Says tuitioning out is not Region 12's answer
To The Editor:
A few region 12 residents, in response to our struggles, have been promoting the cost savings of dissolving our region and tuitioning-out all our middle/high school students and maintaining inefficient, aging, under-populated elementary schools in separate towns.
During such presentations, they tend to glamorize this option as if it would be a trip down the yellow brick road to the money-saving Emerald City.
Just as it was behind the curtain, there is no wizard that can magically make everything all right.
In their proposals, the schools being dangled as glittering options for our students may or may not choose to accept our children.
It is all dependent on contracts made among the schools.
In other words, just because we may want their 21 advanced-placement classes does not mean they will want all or any of our students.
Also, the rates they charge for each student to attend their school can change or increase on a yearly basis and do not address any fees incurred to educate our special-needs students.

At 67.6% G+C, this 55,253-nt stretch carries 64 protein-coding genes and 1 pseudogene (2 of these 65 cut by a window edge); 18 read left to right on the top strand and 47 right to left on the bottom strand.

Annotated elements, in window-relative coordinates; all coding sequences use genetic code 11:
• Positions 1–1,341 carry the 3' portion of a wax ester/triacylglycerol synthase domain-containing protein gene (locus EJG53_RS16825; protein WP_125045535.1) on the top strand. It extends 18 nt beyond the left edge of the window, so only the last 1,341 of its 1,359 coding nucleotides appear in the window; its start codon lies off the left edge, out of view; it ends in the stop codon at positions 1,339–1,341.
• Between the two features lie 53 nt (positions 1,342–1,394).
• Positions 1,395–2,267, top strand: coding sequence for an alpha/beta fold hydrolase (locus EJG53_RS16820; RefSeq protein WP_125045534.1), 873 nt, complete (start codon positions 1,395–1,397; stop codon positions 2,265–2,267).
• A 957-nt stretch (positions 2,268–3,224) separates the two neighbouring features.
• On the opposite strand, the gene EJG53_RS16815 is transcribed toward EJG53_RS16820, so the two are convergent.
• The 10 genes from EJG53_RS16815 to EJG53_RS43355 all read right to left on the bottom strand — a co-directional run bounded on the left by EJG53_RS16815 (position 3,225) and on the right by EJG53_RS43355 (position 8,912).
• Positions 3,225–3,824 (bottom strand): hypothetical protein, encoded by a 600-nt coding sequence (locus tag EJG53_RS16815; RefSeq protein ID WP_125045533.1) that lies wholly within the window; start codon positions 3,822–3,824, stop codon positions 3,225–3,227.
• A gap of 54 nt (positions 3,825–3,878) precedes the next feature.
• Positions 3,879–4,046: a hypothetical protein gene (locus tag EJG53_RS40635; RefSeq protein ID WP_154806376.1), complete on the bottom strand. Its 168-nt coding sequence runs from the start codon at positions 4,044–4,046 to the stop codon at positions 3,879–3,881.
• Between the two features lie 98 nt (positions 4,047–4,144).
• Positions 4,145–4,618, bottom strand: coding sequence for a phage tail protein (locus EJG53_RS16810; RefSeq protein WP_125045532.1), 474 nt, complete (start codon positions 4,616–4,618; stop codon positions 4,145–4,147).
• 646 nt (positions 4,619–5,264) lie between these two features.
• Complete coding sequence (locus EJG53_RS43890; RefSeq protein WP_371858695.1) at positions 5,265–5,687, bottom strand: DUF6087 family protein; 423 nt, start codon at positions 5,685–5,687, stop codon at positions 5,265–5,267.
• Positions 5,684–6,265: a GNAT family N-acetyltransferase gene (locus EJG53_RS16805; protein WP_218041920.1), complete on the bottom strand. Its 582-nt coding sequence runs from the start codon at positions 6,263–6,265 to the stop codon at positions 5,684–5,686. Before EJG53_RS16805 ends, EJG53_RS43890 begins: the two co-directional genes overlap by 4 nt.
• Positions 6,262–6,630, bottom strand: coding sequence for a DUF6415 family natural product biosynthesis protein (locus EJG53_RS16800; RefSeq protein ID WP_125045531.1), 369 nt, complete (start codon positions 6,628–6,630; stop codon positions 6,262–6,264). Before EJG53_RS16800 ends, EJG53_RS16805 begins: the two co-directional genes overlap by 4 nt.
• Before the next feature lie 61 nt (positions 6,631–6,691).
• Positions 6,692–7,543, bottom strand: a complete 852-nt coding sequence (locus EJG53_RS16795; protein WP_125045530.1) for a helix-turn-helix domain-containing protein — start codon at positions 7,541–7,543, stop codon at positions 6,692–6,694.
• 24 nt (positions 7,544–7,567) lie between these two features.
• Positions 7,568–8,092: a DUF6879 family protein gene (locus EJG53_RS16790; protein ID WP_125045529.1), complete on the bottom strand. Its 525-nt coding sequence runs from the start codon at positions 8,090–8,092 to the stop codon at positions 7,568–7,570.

Should we then plan to move or transfer our kids each time a school's rate gets too high at contract renewal and, if so, move them to where there is the cheapest option?
Is that what this has come to?
I would also be amiss to not mention the fact of supply and demand, rates proposed now while we have a school may be different when we don't.
Secondly, as a nontax- paying attendee for any of these outside school systems, we as parents have no say or vote in how that particular school system runs or makes changes to its school system.
We would be always the guests at their school.
The tuitioning-out proposal also seems to allude with ruby slippers each parent will get to click their heels and send their child to the school of their choice.
Again, if any school were to agree to take 100 of our students, is anyone fooled into believing the parents get to pick which 100 students get to attend that particular school?
I do not know how to stop the tornado from coming through our region. We have declining demographic population issues and fiscal changes coming.
I can only hope, at the end of our rainbow, we find Region 12, the younger and the wiser alike came together and made not only a monetary choice, but sound educational decision for the children of our region.
Bringing everyone together will only fortify us, not destroy us. We need to remember, just like in the land of Oz, there is "no place like home," which currently we proudly call Region 12.